• Integration tools and methods for linking processing-structure-property relationships
• Collaboration platforms enabling data and tool sharing.

The ability to develop the tools that integrate across the process-structure-property paradigm are essential to the continuing the ICME success to accelerate materials design and manufacturing. Practical developments that are specific to industrial applications in the automotive, aerospace, marine, electronic and biomedical sectors are strongly encouraged.
Abstracts Due 07/16/2017
Proceedings Plan Planned: Supplemental Proceedings volume

A Coupled Experimental and Computational Investigation of Creep-resistant Mg-RE-Zn Alloy
Accelerating the Process-structure-property Discovery Cycle
Application of Diffusion Multiples to the Study of Kinetics and Modulus Properties in the Ti-Mo-Nb-Ta-Zr System
Atomistic Polymer Simulations in the Cloud at
Challenges in Multiscale Modeling of Emergent Phenomena in Solid Mechanics
Conceptual and Computational Challenges in Multiscale Modeling
Coupled Crystal Plasticity-phase Field Method to Model Crack Initiation and Propagation in Ti64 Alloys.
Data Science and Informatics: Key Integrators of Multiscale Experiments and Multiscale Models in ICME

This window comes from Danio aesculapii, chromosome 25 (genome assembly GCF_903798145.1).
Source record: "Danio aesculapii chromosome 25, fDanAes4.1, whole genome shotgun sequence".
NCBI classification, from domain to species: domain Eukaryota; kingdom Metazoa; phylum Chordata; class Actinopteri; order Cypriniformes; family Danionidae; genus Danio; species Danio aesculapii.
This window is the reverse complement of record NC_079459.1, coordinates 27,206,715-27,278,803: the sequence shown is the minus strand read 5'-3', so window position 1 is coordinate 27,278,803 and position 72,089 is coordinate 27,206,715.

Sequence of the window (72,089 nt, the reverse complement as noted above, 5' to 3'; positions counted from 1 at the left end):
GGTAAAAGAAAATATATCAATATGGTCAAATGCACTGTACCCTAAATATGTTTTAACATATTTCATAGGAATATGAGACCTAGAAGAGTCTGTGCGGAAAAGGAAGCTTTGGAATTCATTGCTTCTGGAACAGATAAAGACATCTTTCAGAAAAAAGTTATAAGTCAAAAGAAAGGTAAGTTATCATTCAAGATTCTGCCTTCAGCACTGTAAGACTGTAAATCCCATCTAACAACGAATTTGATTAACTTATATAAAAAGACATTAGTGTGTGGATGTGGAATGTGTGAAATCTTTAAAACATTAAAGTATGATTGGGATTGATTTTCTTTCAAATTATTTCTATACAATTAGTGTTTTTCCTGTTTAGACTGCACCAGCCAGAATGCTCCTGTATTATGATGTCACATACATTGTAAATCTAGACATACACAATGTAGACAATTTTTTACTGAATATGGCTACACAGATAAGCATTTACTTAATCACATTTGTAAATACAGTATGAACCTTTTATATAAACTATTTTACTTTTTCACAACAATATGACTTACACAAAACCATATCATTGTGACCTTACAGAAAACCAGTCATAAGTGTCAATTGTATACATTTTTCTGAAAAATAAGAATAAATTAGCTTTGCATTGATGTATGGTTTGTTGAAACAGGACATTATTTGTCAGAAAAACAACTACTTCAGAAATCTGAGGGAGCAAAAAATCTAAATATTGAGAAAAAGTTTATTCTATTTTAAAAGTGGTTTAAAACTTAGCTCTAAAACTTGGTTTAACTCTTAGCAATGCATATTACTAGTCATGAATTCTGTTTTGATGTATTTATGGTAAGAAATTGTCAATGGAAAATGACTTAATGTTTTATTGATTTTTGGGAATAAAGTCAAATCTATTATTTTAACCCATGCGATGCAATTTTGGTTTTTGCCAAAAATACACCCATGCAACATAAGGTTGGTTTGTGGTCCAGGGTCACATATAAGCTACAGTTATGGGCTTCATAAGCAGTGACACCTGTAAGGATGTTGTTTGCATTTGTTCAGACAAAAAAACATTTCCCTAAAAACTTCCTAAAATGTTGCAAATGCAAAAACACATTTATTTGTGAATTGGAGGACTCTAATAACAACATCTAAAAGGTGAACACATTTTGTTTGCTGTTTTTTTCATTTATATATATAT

Differences between Measured and Simulated Elastic Strain States Using High Energy X-ray Diffraction in Titanium Using Crystal Plasticity Models
Enabling Connection of Online Simulation Tools and Databases:
Gaps in Multiscale Modeling to Address Mechanical Properties of Metal Alloys
Integrated Computational Materials Engineering (ICME) in Support of Business Decision Making and Open Innovation Through Interdisciplinary Collaboration.
Integrating Materials Microstructure Information into Engineering Design and Manufacturing
Integration of ICME Tools for the Design of Co-base Single Crystals
Making Materials Science Resources Discoverable and Accessible with the NIST Materials Resource Registry
Modeling Plastic Anisotropy of Textured Polycrystalline Materials
Modeling the Microstructural Evolution and Yield Strength in an Advanced Die Casting Aluminum Alloy
Need for Uncertainty Quantification in Multiscale Materials Modeling Need for Uncertainty Quantification in Multiscale Materials Modeling
Prediction of Hole Expansion Ratio Using Microstructure Based Dual-scale Finite Element Approach
Quantitative Approaches to Identification and Characterization of Microtexture Regions in Titanium Alloys
TAMMAL : High throughput Materials Design Suite
TESSRA: A Cloud-based Multiscale Platform for Modern Alloys Design
The Materials Commons: A Collaboration Platform and Information Repository for the Global Materials Community
The PRISMS Framework: An Integrated Multi-scale Capability for Accelerated Predictive Materials Science
Uncertainty Quantification and Propagation through CALPHAD Thermodynamics and Integrated Computational Materials Engineering (ICME)
Yield Stress, Proportional Limit: Do They Exist?